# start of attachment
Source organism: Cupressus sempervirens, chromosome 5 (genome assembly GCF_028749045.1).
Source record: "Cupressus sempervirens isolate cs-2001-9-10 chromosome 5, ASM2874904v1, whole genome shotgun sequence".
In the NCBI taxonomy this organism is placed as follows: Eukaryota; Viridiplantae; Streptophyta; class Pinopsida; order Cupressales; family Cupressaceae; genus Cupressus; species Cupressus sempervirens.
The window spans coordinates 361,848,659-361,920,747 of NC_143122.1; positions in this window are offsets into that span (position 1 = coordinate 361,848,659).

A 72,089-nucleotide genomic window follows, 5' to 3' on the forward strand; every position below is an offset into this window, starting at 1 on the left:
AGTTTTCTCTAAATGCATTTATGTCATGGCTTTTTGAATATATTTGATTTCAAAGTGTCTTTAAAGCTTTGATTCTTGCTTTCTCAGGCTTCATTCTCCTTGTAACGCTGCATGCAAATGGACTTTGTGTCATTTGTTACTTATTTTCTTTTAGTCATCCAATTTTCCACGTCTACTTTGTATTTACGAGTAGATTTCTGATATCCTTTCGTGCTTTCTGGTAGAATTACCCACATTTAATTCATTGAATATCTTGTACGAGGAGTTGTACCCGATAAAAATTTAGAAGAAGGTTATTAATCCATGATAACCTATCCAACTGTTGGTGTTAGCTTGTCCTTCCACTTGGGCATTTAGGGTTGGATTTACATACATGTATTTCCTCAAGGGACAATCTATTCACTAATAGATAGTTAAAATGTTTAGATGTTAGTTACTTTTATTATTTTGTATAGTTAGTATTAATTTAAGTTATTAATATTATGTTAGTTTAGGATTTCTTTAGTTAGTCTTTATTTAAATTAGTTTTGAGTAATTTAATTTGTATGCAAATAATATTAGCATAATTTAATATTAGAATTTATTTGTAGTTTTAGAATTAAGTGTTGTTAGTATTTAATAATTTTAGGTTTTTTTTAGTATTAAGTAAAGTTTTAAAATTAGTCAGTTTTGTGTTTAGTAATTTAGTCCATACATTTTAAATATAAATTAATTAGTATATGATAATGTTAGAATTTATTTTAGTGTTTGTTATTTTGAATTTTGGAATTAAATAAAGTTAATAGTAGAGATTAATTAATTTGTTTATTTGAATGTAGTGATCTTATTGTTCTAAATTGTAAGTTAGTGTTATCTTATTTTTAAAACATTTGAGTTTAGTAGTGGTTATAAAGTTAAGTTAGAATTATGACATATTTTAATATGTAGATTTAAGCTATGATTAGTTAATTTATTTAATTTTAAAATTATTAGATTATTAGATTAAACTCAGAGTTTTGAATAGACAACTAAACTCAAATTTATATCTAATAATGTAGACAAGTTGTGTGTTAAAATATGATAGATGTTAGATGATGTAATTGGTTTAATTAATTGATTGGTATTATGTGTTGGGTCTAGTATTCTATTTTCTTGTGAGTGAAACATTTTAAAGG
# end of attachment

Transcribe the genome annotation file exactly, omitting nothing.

Source organism: Cupressus sempervirens, chromosome 5 (genome assembly GCF_028749045.1).
Source record: "Cupressus sempervirens isolate cs-2001-9-10 chromosome 5, ASM2874904v1, whole genome shotgun sequence".
In the NCBI taxonomy this organism is placed as follows: Eukaryota; Viridiplantae; Streptophyta; class Pinopsida; order Cupressales; family Cupressaceae; genus Cupressus; species Cupressus sempervirens.
The window spans coordinates 361,848,659-361,920,747 of NC_143122.1; positions in this window are offsets into that span (position 1 = coordinate 361,848,659).

A 72,089-nucleotide genomic window follows, 5' to 3' on the forward strand; every position below is an offset into this window, starting at 1 on the left:
AGTTTTCTCTAAATGCATTTATGTCATGGCTTTTTGAATATATTTGATTTCAAAGTGTCTTTAAAGCTTTGATTCTTGCTTTCTCAGGCTTCATTCTCCTTGTAACGCTGCATGCAAATGGACTTTGTGTCATTTGTTACTTATTTTCTTTTAGTCATCCAATTTTCCACGTCTACTTTGTATTTACGAGTAGATTTCTGATATCCTTTCGTGCTTTCTGGTAGAATTACCCACATTTAATTCATTGAATATCTTGTACGAGGAGTTGTACCCGATAAAAATTTAGAAGAAGGTTATTAATCCATGATAACCTATCCAACTGTTGGTGTTAGCTTGTCCTTCCACTTGGGCATTTAGGGTTGGATTTACATACATGTATTTCCTCAAGGGACAATCTATTCACTAATAGATAGTTAAAATGTTTAGATGTTAGTTACTTTTATTATTTTGTATAGTTAGTATTAATTTAAGTTATTAATATTATGTTAGTTTAGGATTTCTTTAGTTAGTCTTTATTTAAATTAGTTTTGAGTAATTTAATTTGTATGCAAATAATATTAGCATAATTTAATATTAGAATTTATTTGTAGTTTTAGAATTAAGTGTTGTTAGTATTTAATAATTTTAGGTTTTTTTTAGTATTAAGTAAAGTTTTAAAATTAGTCAGTTTTGTGTTTAGTAATTTAGTCCATACATTTTAAATATAAATTAATTAGTATATGATAATGTTAGAATTTATTTTAGTGTTTGTTATTTTGAATTTTGGAATTAAATAAAGTTAATAGTAGAGATTAATTAATTTGTTTATTTGAATGTAGTGATCTTATTGTTCTAAATTGTAAGTTAGTGTTATCTTATTTTTAAAACATTTGAGTTTAGTAGTGGTTATAAAGTTAAGTTAGAATTATGACATATTTTAATATGTAGATTTAAGCTATGATTAGTTAATTTATTTAATTTTAAAATTATTAGATTATTAGATTAAACTCAGAGTTTTGAATAGACAACTAAACTCAAATTTATATCTAATAATGTAGACAAGTTGTGTGTTAAAATATGATAGATGTTAGATGATGTAATTGGTTTAATTAATTGATTGGTATTATGTGTTGGGTCTAGTATTCTATTTTCTTGTGAGTGAAACATTTTAAAGG